Glossary And Definitions Essay, Research Paper
Glossary and Definitions
Drug distribution is the process by which a drug reversibly leaves the blood
stream and enters the interstitium (extracellular fluid) and/or the cells of the
tissues. The delivery of a drug from the plasma to the interstitium primarily
depends on blood flow, capillary permeability, the degree of binding of the drug
to plasma and tissue proteins, and the relative hydrophobicity of the drug.
Vehicle. A more or less inert substance added in a prescription as a diluent or
vehicle or to give form or consistency when the remedy is given in pill form;
simple syrup, aromatic powder, honey, and various elixirs are examples.
A colloidal state in which the molecules of the dispersed phase form a three-
dimensional structure in the continuous phase to produce a semisolid material
such as a jelly. For example, a warm, dilute(2 percent) solution of gelatin(a
protein mixture) forms, on cooling, a stiff gel in which the molecules of the
continuous phase are trapped in the holes of a “brush-heap” like structure of
the gelatin. Administered orally.
Microemulsions are thermodynamically stable, optically transparent, isotropic
mixtures of a biphasic oil-water system stabilized with surfactants. The
diameter of droplets in a microemulsion may be in the range of 100 A to 1000 A.
Microemulsion may be formed spontaneously by agitating the oil and water phases
with carefully selected surfactants. The type of emulsion produced depends upon
the properties of the oil and surfactants utilized.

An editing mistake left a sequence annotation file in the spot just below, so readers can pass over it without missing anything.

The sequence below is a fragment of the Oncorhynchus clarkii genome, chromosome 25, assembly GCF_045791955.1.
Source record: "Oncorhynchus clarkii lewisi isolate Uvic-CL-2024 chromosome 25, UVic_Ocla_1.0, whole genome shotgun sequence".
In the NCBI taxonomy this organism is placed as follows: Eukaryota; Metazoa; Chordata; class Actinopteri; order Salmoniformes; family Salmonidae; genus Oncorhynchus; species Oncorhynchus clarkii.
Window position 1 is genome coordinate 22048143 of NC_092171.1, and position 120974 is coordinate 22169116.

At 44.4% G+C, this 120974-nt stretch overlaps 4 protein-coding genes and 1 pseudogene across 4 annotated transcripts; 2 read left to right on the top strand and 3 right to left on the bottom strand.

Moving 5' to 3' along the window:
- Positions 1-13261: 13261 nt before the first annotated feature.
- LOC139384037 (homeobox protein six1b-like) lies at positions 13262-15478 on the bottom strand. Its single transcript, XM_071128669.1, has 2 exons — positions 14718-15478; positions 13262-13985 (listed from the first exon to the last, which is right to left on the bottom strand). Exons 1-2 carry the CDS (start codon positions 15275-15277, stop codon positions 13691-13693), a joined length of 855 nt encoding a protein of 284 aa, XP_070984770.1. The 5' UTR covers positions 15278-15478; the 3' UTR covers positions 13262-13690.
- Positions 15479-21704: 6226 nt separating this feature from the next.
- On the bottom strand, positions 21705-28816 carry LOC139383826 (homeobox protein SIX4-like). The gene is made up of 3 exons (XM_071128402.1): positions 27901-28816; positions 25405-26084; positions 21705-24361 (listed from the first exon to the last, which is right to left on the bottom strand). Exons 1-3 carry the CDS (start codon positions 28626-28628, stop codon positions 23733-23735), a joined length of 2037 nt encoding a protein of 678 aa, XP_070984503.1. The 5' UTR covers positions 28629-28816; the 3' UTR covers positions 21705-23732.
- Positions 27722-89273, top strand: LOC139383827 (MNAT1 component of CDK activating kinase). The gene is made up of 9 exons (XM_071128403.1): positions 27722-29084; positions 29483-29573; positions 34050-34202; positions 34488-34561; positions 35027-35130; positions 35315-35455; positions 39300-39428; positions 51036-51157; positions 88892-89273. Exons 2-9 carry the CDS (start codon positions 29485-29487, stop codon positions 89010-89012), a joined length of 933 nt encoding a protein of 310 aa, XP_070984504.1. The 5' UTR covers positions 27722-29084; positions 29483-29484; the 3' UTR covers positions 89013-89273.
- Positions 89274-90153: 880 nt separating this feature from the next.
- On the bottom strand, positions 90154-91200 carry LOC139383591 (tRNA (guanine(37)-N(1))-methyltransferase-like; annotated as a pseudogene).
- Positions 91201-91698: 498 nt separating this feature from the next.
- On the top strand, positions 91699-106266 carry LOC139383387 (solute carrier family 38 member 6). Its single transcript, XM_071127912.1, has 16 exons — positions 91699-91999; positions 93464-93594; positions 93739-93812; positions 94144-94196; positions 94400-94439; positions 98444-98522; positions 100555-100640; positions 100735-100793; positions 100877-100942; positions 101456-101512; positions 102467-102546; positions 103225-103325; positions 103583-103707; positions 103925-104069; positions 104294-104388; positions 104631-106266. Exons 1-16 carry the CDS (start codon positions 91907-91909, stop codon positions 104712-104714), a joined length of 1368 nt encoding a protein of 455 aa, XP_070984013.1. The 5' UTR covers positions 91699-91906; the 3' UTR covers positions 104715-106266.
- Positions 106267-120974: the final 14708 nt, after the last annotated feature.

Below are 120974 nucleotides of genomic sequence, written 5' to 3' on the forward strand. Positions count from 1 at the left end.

Semisolid preparations intended for topical application. Most ointments are
applied to the skin, although they may also be administered ophtalmically,
nasally, aurally, rectally, or vaginally. With a few exceptions, ointments are
applied for their local effect on the tissue membrane rather than for systematic
Body of systematic scientific knowledge, manual dexterity and deftness,
proficiency, resulting from training, practice and experience particular of an
individual who has completed the formal education and examination required for
membership in a profession.
A clear, colorless, odorless and tasteless liquid, H2O that is essential for
most plant and animal life and is most widely used of all solvents. Any of the
various forms of water, as rain. A bodily fluid, as urine, perspiration or
tears. Any of various liquids that contain and somewhat resemble water.
Naturally occurring water exerts its solvent effect on most substances it
contacts and thus is impure and contains varying amounts of dissolved inorganic
salts, usually sodium, potassium, calcium, magnesium iron, chlorides, sulfates
and bicarbonates as well as dissolved and undissolved organic matter and